Germany, 1943. An airplane leading a wave of bombers encounters mechanical problems and the pilot, Karl Schellenberg, is forced to eject. But his parachute fails to deploy correctly, and he crashes to the ground, alive but badly injured. A farm girl, Katarina Keitel, finds him and nurses him back to health.
Inevitably, the pair fall in love. But this is no ordinary romance. The young lovers will soon be caught up in a suspenseful web of espionage, revenge and murder.
To learn more, readers will have to get a copy of “Spinnaker: An Endearing Romance Novel Entwined With Suspense and Espionage,” the first novel by local resident David Nardon, writing as Sabato diVincenti. Released by Archway Publishing, it is available in hardcover and softcover and as an E-book.
“This compelling and thrilling romance novel has it all, adoring and passionate love that weaves fiction and fact in an adventurous intriguing mystery full of action and deception supported by a cast of very different characters,” said Nardon, who promises that the ending will leave readers in “utter astonishment and disbelief.”
A World War II buff, Nardon had long thought about the idea for his book and in the autumn of 2017 decided to commit it to paper.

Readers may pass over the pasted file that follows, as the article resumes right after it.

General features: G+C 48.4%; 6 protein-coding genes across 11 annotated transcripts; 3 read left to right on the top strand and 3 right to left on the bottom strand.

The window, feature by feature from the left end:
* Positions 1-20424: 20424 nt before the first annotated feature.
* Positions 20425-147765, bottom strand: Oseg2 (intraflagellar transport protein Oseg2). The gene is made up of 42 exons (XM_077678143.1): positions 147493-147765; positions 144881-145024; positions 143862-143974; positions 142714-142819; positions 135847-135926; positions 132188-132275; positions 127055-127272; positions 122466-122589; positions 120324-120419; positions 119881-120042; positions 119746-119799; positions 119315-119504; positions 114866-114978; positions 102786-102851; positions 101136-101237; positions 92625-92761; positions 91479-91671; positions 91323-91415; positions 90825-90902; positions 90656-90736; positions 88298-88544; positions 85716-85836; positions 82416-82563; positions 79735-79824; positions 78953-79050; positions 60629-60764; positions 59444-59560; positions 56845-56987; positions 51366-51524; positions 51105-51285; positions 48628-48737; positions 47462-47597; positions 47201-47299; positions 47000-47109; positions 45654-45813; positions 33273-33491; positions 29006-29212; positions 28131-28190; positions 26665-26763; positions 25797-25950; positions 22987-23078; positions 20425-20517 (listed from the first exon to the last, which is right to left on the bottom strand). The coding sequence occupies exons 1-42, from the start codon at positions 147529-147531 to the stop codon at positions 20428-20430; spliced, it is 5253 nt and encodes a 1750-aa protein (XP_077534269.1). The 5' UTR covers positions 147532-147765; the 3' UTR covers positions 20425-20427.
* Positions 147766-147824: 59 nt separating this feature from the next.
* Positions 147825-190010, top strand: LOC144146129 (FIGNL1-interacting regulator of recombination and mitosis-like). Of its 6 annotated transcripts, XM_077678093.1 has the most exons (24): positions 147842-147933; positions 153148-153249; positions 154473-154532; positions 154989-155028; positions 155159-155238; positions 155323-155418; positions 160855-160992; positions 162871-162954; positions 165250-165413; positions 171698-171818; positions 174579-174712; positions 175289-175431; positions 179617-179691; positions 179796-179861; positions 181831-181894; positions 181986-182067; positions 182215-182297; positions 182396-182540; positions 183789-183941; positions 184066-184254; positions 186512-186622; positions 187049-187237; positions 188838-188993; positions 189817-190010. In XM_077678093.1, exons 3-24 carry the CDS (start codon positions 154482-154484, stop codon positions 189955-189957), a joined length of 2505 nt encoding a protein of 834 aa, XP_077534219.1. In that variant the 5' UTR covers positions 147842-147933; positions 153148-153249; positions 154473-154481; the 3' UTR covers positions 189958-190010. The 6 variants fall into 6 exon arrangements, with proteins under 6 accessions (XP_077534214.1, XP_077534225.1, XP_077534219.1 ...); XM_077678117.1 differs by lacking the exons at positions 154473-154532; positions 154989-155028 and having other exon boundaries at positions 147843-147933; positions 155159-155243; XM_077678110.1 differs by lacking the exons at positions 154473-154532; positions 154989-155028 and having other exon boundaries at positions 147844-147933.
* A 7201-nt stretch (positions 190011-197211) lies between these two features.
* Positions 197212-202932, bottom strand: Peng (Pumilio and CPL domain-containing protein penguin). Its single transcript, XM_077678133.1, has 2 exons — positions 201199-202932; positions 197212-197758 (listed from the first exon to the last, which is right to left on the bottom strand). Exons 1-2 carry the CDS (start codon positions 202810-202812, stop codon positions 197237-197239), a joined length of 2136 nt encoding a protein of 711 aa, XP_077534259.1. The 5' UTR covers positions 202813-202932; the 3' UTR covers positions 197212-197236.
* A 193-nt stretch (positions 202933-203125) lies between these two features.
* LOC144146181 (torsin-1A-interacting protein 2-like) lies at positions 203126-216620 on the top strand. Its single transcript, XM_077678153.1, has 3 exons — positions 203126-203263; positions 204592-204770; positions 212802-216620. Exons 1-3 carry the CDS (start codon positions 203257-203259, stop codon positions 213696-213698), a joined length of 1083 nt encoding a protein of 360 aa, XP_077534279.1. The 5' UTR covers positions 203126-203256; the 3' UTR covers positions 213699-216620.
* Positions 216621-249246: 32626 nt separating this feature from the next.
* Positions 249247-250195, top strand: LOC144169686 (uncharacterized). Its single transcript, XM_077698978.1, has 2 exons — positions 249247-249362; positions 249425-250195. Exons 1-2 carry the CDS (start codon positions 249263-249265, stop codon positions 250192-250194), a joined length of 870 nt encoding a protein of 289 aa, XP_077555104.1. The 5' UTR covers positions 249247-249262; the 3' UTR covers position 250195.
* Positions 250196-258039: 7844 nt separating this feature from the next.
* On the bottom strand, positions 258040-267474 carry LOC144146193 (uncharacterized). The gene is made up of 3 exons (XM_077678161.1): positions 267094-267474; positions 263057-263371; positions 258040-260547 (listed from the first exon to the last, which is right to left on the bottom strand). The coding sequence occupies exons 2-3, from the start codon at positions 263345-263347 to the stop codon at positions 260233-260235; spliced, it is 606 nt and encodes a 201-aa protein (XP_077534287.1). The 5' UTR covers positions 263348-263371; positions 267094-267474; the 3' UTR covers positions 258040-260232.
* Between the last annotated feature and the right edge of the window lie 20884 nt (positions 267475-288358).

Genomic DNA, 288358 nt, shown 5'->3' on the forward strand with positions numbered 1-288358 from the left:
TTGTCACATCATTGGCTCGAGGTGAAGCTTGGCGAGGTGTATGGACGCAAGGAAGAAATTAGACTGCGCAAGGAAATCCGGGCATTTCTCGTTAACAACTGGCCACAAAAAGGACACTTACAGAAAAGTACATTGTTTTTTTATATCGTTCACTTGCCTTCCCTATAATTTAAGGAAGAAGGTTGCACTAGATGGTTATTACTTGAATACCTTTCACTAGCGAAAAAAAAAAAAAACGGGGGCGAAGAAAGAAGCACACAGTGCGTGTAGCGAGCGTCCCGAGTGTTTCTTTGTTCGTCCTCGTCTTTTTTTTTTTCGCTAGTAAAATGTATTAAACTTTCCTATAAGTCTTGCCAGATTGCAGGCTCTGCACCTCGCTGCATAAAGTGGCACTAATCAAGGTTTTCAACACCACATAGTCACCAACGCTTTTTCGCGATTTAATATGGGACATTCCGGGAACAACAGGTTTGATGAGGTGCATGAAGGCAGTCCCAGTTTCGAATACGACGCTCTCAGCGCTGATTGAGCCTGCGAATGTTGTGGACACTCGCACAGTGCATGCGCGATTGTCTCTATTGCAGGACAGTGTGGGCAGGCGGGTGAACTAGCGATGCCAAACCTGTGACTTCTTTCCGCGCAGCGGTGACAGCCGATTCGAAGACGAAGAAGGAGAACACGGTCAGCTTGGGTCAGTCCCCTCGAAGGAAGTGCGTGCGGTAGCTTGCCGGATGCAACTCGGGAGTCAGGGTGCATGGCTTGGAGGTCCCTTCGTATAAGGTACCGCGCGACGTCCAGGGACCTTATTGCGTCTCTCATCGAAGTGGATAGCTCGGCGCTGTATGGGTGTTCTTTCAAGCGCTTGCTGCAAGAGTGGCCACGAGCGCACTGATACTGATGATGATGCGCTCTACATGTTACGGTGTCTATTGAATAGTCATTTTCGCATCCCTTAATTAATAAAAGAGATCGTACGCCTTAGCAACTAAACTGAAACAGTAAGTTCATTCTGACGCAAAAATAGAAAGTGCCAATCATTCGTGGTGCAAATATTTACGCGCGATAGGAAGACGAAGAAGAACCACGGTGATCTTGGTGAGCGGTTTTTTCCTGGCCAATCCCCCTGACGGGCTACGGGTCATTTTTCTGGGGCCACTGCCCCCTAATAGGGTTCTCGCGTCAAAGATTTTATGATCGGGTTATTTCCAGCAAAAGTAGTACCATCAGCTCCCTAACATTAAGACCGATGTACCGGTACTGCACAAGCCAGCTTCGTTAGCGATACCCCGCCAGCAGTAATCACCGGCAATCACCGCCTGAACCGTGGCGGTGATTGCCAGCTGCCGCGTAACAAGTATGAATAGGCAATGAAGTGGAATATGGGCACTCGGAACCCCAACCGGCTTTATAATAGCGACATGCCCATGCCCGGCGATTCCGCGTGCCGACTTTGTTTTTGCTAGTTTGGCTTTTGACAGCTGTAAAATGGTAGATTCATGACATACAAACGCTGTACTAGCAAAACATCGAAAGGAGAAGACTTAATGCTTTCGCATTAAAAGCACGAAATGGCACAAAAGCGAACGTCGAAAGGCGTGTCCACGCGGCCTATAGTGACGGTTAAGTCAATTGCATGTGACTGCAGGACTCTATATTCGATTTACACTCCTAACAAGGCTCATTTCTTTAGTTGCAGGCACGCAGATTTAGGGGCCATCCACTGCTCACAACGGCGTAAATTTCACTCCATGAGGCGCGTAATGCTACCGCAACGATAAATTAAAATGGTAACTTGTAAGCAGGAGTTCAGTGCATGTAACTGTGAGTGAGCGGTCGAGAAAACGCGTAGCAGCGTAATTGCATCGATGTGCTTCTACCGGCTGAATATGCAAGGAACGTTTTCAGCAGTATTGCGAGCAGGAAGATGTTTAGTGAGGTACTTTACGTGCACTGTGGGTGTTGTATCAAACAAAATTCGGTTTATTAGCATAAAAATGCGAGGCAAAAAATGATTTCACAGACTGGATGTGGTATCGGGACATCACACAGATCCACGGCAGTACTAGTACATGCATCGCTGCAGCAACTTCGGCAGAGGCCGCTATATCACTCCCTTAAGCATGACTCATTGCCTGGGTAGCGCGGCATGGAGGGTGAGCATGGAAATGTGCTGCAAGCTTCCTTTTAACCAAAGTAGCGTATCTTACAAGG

“I sat down, and I wrote the first chapter, and I wrote the last chapter,” he said. “And those two chapters never changed. Then, four and a half years later, I finished filling in the remaining chapters.”
As an executive in heavy civil construction, Nardon could not maintain the daily regimen of writing that other novelists do.
“When I had time — mostly weekends and evenings — I just sat down and wrote,” he said. “Sometimes, I wrote two chapters and went back and made some edits. Sometimes, I wrote part of a chapter.”
He also kept a pencil and paper at bedside so that, should he awake with an idea, he could jot it down.
While the characters and their story are the work of Nardon’s imagination, all but one of the battles in his book were actual events.
“A lot of research went into that, to get the battles and to get the dates right,” he said.
The title refers to the lead sail on a sailboat, a metaphorical reference to Karl’s role as the lead scout for his bombing mission. A stone barn in the cover photo depicts the place where Katarina finds the young pilot.
When selecting a nom de plume, Nardon reworked his grandfather’s first and middle names — Sabato and Vincent.
Nardon and his wife, both originally from Altoona, Pennsylvania, live in Ponte Vedra Beach. They have a daughter, son-in-law and three grandchildren.
The 346-page book is available at Amazon, Barnes & Noble, Google Books and Archway Publishing.
Nardon is working on a sequel.
No comments on this item Please log in to comment by clicking here